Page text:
Fermentable carbohydrates have been proposed as triggers for gastrointestinal (GI) symptoms in irritable bowel syndrome (IBS). A diet low in Fermentable Oligo, Di-, Monosaccharides and Polyols (FODMAPs) has been shown to improve IBS symptoms in retrospective studies in both Australia(1) and the UK(2). Furthermore, in patients who improve on a low FODMAP diet, their symptoms return when challenged with FODMAPs(3). The aim of this randomised controlled trial was to investigate the effectiveness of a low FODMAP diet in managing symptoms of IBS.
Adult patients with IBS (with bloating and/or diarrhoea) were recruited from gastroenterology outpatient clinics. Exclusion criteria included those with other GI disorders (e.g. IBD), previous GI surgery and use of antibiotics, probiotics or prebiotics in the previous 4 weeks. Patients were randomised to a low FODMAP diet (intervention) or their habitual diet (control) for 4 weeks. The incidence and severity of GI symptoms were measured using the Gastrointestinal Symptom Rating Scale(4)) and the global symptom question. Stool frequency and consistency were recorded using a validated stool diary (Bristol Stool Chart). A stool sample was also collected to measure faecal pH using a pH meter and electrode. All outcome measures were recorded at baseline and follow-up. Continuous data were compared using an independent samples t-test and categorical data were compared using the chi squared test. The study was approved by an NHS Research Ethics Committee and assigned a clinical trials registration number (ISRCTN 62040425).
Of the 41 patients randomised, 6 withdrew (5 protocol violations, 1 lost to follow up). There was no difference in demographic characteristics, symptoms, stool frequency, stool consistency or faecal pH between groups at baseline. In the intention-to-treat analysis, more patients in the low FODMAP group experienced improvements in bloating (14/19, 74% vs 7/22, 32% P=0.007), borborygmi (13/19, 68% vs 8/22, 36%; P=0.041), urgency (10/19, 53% vs 5/22, 23%; P=0.047) and overall symptoms (15/19, 79% vs 8/22, 36%; P=0.006) compared with controls. Importantly, more patients reported adequate control of symptoms on the global symptom question in the low FODMAP group (13/19, 68%) compared with the control group (5/22, 23%) (P=0.003). In the per protocol analysis, there was a lower incidence (3.6 vs 5.9 days; P=0.007) and severity score (0.8 vs 1.5; P=0.013) for bloating, and a lower incidence (5.1 vs 6.8 days; P=0.003) and severity score (1.1 vs 1.7; P=0.003) for overall symptoms in the FODMAP group compared with controls, respectively. There were no significant differences in the incidence or severity of patient-reported diarrhoea between groups. However, patients in the low FODMAP group had a lower stool frequency (9.3 vs 14.2 stools week, P=0.025) and a trend towards greater proportion of stools with normal consistency (33% vs 16%; P=0.059) compared with controls. There were no differences in faecal pH between the low FODMAP group (6.48±0.56) and the control group (6.55±0.65) (P=0.732).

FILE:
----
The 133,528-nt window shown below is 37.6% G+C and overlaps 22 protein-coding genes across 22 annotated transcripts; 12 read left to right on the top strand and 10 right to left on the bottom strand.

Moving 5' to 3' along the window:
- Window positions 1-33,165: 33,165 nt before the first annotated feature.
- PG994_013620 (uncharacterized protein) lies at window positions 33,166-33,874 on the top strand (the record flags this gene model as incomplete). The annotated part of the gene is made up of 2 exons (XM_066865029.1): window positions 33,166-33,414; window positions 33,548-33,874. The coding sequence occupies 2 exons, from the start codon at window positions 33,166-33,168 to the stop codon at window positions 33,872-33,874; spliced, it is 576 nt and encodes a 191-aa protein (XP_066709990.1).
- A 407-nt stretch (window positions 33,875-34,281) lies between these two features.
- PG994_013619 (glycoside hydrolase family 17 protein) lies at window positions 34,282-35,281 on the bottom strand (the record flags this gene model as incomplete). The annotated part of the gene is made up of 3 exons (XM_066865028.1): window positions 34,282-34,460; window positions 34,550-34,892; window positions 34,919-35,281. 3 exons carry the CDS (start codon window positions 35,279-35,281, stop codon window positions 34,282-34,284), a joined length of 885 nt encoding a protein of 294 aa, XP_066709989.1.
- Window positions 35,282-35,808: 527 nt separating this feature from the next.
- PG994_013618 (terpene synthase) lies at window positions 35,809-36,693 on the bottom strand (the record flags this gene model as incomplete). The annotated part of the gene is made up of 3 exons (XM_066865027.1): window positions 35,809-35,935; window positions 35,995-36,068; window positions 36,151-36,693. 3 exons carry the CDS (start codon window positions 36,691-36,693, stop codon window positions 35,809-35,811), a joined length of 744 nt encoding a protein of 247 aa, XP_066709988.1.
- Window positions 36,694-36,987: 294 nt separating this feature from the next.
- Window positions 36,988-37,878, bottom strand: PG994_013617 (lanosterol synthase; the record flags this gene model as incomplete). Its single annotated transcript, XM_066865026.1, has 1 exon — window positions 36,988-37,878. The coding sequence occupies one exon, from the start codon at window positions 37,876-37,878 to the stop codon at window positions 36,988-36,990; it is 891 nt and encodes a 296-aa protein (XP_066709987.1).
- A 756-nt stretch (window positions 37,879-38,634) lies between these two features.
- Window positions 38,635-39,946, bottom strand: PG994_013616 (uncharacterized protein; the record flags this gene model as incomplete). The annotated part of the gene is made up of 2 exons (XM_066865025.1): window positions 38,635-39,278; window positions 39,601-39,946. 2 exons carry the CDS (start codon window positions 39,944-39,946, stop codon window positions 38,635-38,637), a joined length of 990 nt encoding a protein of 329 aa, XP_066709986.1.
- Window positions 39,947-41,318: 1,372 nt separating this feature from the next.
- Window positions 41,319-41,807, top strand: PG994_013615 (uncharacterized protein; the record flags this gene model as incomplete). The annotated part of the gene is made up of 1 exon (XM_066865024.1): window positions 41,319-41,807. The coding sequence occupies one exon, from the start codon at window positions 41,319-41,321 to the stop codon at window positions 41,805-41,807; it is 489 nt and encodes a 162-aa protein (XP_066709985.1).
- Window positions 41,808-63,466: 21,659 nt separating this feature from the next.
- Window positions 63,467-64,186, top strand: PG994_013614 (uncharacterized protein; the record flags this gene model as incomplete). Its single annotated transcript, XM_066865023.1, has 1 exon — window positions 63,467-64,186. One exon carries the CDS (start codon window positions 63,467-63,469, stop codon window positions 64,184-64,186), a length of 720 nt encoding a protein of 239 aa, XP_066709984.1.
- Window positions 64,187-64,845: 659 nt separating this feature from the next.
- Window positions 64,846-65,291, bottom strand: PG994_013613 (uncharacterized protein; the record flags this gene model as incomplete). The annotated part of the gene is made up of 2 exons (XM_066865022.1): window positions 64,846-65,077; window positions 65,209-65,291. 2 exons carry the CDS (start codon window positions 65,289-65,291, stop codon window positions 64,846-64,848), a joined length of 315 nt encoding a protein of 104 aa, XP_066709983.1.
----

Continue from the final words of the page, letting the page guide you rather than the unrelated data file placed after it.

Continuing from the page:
This is the first randomised controlled trial investigating the effect of a low FODMAP diet in patients with IBS, demonstrating improvements in a range of symptoms and normalisation of stool output. The mechanisms through which these effects are mediated are suggested to be a reduction in luminal gas production and small intestinal water volume. Despite these benefits, there were no deleterious effects of the low FODMAP diet on faecal pH. Further work is required to assess safety aspects including the effect on the microbiota and the nutritional adequacy of the diet.
Funded by a grant from the British Dietetic Association.